Since time immemorial, Americans have believed that education is very important and taken it seriously at every level, ensuring that the best is imparted to all citizens. Currently, there is a general feeling that American students should lead the world in science and mathematics for the country to have prospects of an economically stable future. As a result, development of engineering and science is an urgent priority for education stakeholders in the United States and it forms a major part of the future education goals for the country. In his recent speech to students, president Obama reiterated that what they make in education will determine the future of the country. Most of the future goals for the United States education are largely developed from the national education goals. They include children starting school when they are ready to learn, increase of high school graduation rate to 90 percent, students leaving grades 4, 8, and 12 upon demonstration of competency, literate adults, drug free schools and partnership between schools and parents (National Education Goals, 2000). All these goals were purposed to be achieved by 2000 but most of them have not been achieved yet and so they widely remain the important education goals to focus on for the future.
In the future, the percentage of those graduating with science and engineering will most likely increase from the current low levels being experienced in United States Universities. The high school graduation rate will also show appreciable improvement, taking into consideration the current efforts being undertaken by the government to foster healthy learning at this level of education. This will then ensure that enough students join university to peruse the much needed fields of science and engineering, hence contribute to high percentages of graduation. The teaching profession will also be advanced for these goals to be realized. In order to inspire and motivate, those in the profession will be rewarded well for every valuable work achieved. Educational institutions will be well structured, rebuilt and robust in resources for students.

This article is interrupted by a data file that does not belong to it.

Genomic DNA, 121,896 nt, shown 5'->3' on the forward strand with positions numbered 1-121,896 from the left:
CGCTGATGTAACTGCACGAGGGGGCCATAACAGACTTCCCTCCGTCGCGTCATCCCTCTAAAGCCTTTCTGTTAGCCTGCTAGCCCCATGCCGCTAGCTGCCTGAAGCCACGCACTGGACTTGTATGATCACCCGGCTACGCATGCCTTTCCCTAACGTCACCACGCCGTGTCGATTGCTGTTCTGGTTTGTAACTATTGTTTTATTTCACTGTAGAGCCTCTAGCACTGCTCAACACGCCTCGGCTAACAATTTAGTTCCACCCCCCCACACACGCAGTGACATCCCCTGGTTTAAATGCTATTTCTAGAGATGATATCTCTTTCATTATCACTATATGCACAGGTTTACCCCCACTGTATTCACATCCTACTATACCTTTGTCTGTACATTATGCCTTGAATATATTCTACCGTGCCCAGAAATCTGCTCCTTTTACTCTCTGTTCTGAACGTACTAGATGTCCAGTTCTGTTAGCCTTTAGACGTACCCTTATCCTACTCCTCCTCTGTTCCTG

Teachers are entrusted with the noble task of imparting education to students who naturally look up to them for fundamental learning needs. To achieve this in entirety, it is prudent to conduct their roles responsibly by striking a balance between the moral standards and character and their freedom of expression. The exact balance between these two falls at the point where common logic is needed to discern how far freedom of expression can be enjoyed without undermining morals and character in a learning environment. Teachers are mentors for students and it is necessary that they take care not to display the wrong signals to students because this can shape their characters negatively. Whilst administration will make every effort to ensure that teachers are accorded every chance to express themselves freely on any issue of concern, it is also imperative that this balance is maintained at all times. By doing so, the relationship between the administration and the teachers will stand out mature in all aspects.
Understanding is crucial from the part of teachers when expressing themselves as they need to respect and use the channels of communication that the institution upholds. Often, instances may arise that will rightly compel teachers to go out of the normal and perhaps express themselves in ways that may go beyond the ordinary freedom. However, this can be effectively controlled if teachers take time to carefully analyze every situation to determine the pros and cons of their expression. Freedom of expression is definitely a fundamental right for everyone including teachers but it is also true that when stretched out of limits, it can become poison; capable of disrupting the effective running of a learning environment in addition to initiating friction among members of staff and administration. It is wise to consider the moral outcome of expression and implication on character. In striking this balance, they will preserve integrity, reliability and best standards of practice.
National Education Goals (2000). The National Education Goals. Web.